Governor Janet Mills has vetoed a bill that would have barred entities owned by foreign governments from influencing ballot campaigns with advertising and other forms of electioneering.
The proposal was inspired by Hydro-Quebec’s roughly $10 million in spending to convince Maine voters to defeat referendums that would scuttle Central Maine Power’s controversial transmission project. Hydro-Quebec, wholly owned by the government of Quebec, is the electricity supplier for the project.
Mills, a supporter of the CMP project, said in her veto message that the bill that cleared the House and Senate was “offensive” to the democratic process and could potentially prohibit Maine companies with ownership by foreign governments from electioneering.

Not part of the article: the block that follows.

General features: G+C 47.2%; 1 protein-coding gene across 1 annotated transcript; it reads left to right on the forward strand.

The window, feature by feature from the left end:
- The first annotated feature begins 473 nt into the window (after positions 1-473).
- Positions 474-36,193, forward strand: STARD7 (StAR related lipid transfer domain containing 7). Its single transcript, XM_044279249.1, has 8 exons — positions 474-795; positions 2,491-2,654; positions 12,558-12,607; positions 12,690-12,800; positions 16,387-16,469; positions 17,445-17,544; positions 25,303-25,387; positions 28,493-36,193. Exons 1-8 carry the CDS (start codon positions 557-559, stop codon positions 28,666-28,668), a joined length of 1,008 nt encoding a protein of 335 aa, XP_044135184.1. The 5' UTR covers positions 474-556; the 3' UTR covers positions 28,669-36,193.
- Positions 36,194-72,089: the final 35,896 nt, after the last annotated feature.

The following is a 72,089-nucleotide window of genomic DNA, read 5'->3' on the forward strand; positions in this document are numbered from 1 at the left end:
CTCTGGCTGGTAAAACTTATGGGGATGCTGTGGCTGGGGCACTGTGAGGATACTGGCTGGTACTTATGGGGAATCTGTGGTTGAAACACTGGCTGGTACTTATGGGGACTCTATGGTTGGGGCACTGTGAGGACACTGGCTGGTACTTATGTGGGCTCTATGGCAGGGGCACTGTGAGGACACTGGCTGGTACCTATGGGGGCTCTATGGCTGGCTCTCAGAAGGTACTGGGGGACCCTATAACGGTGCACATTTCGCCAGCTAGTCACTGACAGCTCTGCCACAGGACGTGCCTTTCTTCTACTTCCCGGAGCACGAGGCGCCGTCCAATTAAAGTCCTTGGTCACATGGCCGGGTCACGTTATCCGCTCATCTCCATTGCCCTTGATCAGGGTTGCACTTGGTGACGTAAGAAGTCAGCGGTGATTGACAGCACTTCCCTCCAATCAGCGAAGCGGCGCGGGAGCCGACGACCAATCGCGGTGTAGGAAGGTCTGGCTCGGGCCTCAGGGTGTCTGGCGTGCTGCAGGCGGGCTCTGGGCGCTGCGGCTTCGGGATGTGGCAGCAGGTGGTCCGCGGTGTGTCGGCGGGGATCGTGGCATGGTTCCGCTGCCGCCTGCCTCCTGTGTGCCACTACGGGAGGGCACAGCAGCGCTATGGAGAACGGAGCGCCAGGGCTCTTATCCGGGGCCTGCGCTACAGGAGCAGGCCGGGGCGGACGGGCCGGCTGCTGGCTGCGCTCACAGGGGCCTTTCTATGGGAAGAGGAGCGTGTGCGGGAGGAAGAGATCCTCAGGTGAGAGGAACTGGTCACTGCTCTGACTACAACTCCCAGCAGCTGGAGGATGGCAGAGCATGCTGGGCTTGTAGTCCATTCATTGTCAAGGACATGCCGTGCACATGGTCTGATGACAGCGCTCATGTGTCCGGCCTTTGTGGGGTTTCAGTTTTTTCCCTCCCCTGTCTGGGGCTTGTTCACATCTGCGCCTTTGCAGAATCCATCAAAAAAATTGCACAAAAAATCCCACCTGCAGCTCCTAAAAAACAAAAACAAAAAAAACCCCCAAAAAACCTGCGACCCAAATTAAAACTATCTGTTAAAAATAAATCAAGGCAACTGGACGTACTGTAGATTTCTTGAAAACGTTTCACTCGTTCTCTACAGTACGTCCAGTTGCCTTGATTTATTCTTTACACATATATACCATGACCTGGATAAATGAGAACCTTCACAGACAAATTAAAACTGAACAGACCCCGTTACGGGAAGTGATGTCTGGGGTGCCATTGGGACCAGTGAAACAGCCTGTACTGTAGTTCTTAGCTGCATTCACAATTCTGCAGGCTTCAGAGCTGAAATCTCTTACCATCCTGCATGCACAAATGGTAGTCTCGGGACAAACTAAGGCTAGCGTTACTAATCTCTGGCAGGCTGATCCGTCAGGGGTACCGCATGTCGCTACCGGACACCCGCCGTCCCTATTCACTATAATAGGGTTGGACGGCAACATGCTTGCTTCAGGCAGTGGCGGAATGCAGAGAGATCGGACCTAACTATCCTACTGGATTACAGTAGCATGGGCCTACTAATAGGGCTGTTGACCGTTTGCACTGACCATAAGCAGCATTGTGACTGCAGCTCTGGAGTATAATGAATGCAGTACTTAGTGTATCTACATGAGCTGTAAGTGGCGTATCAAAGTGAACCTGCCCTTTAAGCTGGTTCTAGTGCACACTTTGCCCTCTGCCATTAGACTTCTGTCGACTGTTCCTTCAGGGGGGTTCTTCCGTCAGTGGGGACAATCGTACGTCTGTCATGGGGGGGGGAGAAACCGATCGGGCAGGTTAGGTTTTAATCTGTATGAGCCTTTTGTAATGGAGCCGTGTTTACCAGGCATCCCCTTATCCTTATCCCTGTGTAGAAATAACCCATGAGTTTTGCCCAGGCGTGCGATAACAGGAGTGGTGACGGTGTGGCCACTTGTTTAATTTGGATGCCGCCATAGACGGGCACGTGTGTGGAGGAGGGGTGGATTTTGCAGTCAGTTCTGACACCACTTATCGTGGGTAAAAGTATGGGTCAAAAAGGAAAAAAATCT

The bill would have applied to companies with 10% or more of foreign government ownership and drafters of the bill purposely struck language that would have made the electioneering prohibition apply to companies with foreign investment or ownership, despite calls to include them from interest groups that viewed the proposal as a way to limit corporate influence in elections.
Supporters of the bill argued that it closed a loophole in Maine election law exploited by Hydro-Quebec, which only prohibits foreign influence in campaigns involving candidates.
Several states have adopted similar measures and Canada now has a broad prohibition on foreign influence in elections that includes referendums.
The bill passed with wide margins in the House and Senate, although the House vote was not enough to represent a supermajority. Supermajorities in the House and Senate would be needed to override the governor’s veto when the Legislature returns next week.